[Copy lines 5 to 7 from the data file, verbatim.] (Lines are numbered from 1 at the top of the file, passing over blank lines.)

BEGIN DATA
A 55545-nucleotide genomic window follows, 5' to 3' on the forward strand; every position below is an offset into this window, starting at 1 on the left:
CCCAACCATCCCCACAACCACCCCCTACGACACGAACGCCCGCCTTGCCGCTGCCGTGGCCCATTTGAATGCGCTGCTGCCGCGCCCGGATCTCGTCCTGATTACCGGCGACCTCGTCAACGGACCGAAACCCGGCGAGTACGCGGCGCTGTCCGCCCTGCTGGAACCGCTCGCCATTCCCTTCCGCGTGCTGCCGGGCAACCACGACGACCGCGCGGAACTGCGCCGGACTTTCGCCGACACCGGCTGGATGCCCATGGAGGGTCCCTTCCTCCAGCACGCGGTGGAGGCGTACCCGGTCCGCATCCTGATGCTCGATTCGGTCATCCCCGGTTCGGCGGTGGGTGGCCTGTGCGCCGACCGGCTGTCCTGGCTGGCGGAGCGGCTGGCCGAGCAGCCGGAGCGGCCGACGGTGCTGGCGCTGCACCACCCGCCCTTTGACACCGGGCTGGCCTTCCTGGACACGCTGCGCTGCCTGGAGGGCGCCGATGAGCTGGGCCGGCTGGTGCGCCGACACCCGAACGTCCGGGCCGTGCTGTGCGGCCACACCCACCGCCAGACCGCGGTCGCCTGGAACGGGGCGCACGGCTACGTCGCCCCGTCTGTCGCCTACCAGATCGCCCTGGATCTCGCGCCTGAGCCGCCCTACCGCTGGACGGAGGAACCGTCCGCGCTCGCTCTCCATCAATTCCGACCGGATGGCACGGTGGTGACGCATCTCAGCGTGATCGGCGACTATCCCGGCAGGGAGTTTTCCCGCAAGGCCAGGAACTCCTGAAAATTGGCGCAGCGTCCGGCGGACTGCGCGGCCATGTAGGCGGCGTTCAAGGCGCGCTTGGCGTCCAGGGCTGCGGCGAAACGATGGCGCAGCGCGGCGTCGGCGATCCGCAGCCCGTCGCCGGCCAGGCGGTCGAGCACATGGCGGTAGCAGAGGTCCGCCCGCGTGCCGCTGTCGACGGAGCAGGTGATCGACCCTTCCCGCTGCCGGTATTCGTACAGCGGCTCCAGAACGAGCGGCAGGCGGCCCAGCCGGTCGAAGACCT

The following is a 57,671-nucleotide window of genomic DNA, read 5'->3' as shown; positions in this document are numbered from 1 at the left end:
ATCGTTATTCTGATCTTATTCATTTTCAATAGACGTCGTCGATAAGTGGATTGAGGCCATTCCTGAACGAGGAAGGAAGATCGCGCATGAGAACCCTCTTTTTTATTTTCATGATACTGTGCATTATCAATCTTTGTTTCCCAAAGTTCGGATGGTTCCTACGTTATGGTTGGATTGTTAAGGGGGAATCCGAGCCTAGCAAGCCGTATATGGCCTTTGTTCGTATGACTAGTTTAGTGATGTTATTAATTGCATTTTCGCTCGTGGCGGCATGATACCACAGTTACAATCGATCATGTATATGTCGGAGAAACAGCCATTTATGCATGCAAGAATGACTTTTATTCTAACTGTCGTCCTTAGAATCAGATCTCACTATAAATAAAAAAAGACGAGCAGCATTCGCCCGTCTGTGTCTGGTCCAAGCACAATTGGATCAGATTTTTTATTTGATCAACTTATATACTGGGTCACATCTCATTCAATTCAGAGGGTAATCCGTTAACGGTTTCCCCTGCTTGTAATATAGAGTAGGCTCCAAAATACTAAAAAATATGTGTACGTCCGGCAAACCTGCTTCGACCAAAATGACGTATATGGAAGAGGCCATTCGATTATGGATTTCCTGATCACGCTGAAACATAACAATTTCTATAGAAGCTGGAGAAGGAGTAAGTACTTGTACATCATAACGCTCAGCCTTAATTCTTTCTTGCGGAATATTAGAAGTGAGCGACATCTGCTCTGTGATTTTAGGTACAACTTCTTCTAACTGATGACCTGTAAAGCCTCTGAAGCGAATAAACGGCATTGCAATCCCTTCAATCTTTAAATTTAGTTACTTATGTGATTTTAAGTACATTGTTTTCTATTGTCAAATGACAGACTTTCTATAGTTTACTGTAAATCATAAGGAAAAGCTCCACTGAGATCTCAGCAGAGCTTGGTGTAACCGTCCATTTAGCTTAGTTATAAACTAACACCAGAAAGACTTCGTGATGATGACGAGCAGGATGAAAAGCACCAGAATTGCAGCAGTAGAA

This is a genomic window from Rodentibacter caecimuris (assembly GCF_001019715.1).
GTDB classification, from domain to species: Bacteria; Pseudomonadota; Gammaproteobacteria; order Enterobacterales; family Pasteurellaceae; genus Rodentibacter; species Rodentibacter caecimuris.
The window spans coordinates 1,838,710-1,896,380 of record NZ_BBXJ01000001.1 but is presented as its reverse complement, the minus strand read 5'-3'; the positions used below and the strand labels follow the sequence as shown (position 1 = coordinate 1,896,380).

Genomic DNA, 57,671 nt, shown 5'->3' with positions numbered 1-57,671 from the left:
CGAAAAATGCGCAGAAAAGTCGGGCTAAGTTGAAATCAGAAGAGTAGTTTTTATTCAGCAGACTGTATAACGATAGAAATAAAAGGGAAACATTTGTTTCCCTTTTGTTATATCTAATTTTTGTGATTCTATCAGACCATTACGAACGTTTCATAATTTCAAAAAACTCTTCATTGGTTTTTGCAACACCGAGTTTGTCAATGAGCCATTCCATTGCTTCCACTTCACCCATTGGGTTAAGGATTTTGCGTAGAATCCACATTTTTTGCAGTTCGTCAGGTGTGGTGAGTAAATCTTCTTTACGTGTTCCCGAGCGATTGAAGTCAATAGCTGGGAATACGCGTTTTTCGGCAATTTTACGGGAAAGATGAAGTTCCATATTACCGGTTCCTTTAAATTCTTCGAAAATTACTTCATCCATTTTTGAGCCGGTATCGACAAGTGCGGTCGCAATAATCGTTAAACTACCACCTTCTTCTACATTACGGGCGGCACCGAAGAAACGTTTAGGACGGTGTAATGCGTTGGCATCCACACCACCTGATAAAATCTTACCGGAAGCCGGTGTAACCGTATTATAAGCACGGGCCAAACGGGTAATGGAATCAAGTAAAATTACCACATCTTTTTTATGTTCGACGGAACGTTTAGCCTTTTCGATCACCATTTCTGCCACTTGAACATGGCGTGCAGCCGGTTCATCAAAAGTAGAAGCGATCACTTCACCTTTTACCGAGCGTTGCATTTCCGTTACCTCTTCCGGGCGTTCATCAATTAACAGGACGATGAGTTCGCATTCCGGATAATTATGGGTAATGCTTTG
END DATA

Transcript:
This is a genomic window from Rodentibacter caecimuris (assembly GCF_001019715.1).
GTDB classification, from domain to species: Bacteria; Pseudomonadota; Gammaproteobacteria; order Enterobacterales; family Pasteurellaceae; genus Rodentibacter; species Rodentibacter caecimuris.
The window spans coordinates 1,838,710-1,896,380 of record NZ_BBXJ01000001.1 but is presented as its reverse complement, the minus strand read 5'-3'; the positions used below and the strand labels follow the sequence as shown (position 1 = coordinate 1,896,380).